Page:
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Questions About Answers: Moody’s Cybersurvey Raises a Few Concerns

By February 4, 2021No Comments

NeuGroup members want to know how the credit rating agency will use survey responses about cyber risk.

High-profile corporate cyberattacks have many companies reevaluating how they mitigate cyber risk. And over the past few months, some NeuGroup members have received a lengthy survey from Moody’s asking questions about their companies’ approaches to cybersecurity.

  • The survey, which Moody’s says has about 60 questions, has raised questions—and a few concerns—about what Moody’s will do with the answers.
  • Below is some of what members said about the survey at recent meetings and, where appropriate, the responses NeuGroup Insights received from Jim Hempstead, managing director of cyber risk at Moody’s.

What’s in it? One member said the survey includes questions about the amount of money the company spends on cybersecurity, about cyber risk governance, how much oversight the board has and whether someone reports to the board on cyber risk.

  • One treasurer who received the survey said she had to collaborate with many different teams in the company to ensure accurate answers, in what ended up as a time-consuming process.
  • “Treasury contributed to questions about risk insurance,” the member said. “The bulk of [the survey] had to go to other offices, it was quite wide-ranging. I had to farm it out to several people.”

What happens with the answers? Moody’s, some members said, told corporates their answers would not affect their credit ratings. But one member said she was told that if the company’s cyber risk protocols or structures were “way out of line” with others, it might have an impact.

  • Moody’s purpose for collecting this data is to provide anonymized and aggregated information, so analysts at the agency can ask better questions of companies they cover and understand the answers better, Mr. Hempstead said.
  • Consistent with Moody’s best practices, if a company reveals something important in its survey responses that Moody’s did not know, the company’s credit rating will surely come up, he said. But he emphasized that the survey is only research and a starting point for more in-depth discussions with companies.
    • It is not meant to result in an overall cyber score, and Moody’s is not changing its rating methodology as it did with ESG.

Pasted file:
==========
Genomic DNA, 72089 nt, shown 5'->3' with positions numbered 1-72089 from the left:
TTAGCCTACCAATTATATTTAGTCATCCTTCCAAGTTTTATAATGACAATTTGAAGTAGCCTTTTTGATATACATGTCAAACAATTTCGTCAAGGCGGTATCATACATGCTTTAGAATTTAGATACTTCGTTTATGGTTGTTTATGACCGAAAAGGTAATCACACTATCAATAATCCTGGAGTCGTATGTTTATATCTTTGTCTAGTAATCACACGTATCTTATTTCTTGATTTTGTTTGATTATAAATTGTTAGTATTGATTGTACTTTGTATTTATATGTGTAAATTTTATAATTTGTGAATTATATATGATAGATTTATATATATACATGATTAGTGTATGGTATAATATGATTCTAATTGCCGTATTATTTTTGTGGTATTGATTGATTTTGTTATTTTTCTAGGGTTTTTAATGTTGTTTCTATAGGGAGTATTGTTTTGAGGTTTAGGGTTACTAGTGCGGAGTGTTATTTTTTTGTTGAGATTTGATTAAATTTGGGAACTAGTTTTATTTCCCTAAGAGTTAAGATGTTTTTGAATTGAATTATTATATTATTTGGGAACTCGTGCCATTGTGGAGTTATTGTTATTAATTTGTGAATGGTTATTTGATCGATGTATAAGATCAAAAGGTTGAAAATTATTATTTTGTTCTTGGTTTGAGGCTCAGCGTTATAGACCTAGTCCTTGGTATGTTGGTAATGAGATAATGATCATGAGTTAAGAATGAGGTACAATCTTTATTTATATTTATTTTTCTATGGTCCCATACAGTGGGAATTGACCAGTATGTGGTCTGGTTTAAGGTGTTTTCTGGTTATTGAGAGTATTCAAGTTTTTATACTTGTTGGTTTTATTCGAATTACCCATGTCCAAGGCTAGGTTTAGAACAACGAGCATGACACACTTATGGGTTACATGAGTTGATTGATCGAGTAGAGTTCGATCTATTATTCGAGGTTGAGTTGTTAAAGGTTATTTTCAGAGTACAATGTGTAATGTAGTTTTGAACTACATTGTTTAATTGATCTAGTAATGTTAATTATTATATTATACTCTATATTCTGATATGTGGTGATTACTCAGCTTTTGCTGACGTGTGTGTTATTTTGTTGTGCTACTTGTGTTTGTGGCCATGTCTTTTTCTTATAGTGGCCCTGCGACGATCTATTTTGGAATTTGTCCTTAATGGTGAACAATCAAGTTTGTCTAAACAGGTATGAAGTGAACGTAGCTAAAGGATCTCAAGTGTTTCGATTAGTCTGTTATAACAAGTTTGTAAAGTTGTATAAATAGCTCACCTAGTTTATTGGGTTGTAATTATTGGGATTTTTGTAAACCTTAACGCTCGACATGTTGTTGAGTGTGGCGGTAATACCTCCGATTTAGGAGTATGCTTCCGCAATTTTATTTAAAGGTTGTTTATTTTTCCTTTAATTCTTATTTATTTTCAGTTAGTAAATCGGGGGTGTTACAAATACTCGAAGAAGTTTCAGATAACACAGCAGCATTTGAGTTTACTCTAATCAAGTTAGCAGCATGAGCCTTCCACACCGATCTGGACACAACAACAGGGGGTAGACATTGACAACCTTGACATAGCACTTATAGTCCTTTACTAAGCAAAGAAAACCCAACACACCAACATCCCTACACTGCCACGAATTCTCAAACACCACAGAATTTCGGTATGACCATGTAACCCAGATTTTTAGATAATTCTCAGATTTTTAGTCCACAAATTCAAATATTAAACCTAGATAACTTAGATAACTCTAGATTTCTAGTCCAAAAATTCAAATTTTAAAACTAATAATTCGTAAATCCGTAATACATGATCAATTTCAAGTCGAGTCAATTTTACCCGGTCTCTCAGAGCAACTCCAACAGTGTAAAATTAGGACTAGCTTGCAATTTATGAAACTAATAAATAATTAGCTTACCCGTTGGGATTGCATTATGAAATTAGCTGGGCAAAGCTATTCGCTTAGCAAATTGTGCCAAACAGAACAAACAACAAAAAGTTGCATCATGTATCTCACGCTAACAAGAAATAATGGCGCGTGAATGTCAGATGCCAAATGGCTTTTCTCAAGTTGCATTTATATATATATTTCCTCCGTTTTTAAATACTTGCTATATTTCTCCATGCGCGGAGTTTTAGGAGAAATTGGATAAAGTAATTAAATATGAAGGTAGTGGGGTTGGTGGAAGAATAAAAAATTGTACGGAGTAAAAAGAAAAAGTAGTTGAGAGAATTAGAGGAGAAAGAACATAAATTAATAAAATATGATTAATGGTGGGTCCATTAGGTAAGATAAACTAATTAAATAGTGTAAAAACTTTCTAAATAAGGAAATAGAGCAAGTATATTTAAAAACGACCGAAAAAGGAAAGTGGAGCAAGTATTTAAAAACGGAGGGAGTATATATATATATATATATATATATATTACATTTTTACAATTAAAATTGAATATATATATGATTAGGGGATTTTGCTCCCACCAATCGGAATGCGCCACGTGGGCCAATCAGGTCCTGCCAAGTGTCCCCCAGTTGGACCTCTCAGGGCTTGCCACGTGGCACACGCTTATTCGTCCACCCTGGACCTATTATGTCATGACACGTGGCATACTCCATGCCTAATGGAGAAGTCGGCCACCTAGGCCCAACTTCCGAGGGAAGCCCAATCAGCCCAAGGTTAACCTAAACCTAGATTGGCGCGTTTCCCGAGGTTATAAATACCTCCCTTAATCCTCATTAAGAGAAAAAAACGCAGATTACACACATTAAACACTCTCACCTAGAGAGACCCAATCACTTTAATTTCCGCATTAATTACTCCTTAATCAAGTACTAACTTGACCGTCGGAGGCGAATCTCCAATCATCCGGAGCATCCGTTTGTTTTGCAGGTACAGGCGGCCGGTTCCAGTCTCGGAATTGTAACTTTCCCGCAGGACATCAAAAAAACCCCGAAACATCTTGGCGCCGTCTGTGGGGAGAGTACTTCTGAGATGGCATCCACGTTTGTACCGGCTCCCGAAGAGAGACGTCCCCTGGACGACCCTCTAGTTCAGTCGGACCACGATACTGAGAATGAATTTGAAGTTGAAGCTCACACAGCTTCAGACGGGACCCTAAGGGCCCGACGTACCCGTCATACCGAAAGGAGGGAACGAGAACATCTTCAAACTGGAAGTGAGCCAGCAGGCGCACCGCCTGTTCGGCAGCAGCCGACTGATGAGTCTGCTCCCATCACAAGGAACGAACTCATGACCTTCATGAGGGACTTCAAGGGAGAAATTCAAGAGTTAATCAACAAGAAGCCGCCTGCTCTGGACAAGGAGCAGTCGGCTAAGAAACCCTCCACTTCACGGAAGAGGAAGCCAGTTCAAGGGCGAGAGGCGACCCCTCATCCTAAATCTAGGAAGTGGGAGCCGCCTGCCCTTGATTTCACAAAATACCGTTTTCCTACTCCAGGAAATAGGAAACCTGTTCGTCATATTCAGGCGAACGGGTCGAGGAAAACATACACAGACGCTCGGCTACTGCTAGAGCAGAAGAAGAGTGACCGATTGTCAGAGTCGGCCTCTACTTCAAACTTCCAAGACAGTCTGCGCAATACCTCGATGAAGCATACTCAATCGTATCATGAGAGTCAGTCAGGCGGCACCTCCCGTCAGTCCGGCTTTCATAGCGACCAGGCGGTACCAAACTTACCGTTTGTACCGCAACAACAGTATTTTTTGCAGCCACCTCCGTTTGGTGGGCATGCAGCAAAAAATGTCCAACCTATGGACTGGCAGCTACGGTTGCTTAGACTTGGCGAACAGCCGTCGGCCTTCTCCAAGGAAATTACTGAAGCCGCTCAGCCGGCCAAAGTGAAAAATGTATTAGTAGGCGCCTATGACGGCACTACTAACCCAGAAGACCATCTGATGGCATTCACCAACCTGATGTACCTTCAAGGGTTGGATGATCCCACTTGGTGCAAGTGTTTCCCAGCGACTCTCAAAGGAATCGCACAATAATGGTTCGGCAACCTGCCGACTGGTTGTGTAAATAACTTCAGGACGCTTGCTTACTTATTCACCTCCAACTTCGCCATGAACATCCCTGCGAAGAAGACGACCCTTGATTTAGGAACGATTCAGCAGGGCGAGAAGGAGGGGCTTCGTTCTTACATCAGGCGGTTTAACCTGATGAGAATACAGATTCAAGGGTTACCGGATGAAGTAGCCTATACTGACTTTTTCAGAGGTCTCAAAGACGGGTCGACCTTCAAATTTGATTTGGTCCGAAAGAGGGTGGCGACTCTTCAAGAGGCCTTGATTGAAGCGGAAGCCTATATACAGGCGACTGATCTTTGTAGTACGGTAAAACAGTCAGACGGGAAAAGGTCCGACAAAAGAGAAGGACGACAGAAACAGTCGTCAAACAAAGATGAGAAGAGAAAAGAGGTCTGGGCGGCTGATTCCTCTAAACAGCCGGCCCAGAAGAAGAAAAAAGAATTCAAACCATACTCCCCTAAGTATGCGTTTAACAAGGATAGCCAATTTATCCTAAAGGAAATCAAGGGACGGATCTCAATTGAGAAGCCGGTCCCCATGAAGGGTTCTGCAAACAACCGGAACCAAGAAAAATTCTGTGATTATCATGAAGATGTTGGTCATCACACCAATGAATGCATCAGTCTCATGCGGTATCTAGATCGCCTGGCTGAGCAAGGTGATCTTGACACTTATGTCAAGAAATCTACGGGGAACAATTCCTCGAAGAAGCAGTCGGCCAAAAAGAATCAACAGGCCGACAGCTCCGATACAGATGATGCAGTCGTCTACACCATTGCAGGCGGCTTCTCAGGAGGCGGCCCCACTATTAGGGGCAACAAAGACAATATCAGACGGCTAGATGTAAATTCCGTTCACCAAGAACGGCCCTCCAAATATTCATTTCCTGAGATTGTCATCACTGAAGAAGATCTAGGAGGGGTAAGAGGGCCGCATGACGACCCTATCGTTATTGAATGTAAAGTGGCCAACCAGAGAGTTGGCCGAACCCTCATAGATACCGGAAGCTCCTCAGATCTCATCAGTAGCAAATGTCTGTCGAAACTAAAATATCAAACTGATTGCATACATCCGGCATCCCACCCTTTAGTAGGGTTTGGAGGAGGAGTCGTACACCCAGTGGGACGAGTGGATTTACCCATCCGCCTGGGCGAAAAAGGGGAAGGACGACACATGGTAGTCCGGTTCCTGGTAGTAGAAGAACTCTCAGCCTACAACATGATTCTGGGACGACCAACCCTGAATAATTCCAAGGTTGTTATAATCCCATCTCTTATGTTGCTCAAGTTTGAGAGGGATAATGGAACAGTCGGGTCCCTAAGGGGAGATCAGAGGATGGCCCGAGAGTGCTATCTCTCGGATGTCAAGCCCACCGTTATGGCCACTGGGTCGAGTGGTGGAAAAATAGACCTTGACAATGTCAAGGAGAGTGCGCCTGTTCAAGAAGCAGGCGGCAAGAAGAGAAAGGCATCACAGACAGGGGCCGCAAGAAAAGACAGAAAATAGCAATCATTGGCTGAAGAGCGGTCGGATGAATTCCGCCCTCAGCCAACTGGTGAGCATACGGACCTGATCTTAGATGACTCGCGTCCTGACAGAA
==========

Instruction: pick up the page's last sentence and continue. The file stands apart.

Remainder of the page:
• Moody’s views cyber risk as rising, and says analysts need to deepen their understanding of the critical ways it impacts credit quality. And to also understand the practices used to mitigate the impact of cyber risk on credit— beyond the limited information companies disclose.
  • He also said that for issuers, the surveys are meant to raise awareness on cyber risk and how it relates to credit.

Voluntary or obligatory? Two members said the rating agency told them the survey was obligatory, while two were told it was voluntary. Mr. Hempstead said completing the survey is entirely optional, but the data will be more useful as more corporates complete the survey.

  • Moody’s sent the survey to thousands of global issuers over nearly a year, and has received well over a thousand responses, covering a wide range of companies by size, regional and industry sector, he said.

What’s next? After distributing the survey to electric utilities early last year, Moody’s published its findings. When the remaining surveys are collected by March, Moody’s plans to publish its findings for other sectors as well, provided that a diverse and large enough group of companies respond, Mr. Hempstead said.

  • After the sector data is analyzed, analysts will have metrics so they can compare the risk posed by individual companies’ cybersecurity policies and practices to other companies and a broader universe of peers.
Justin Jones

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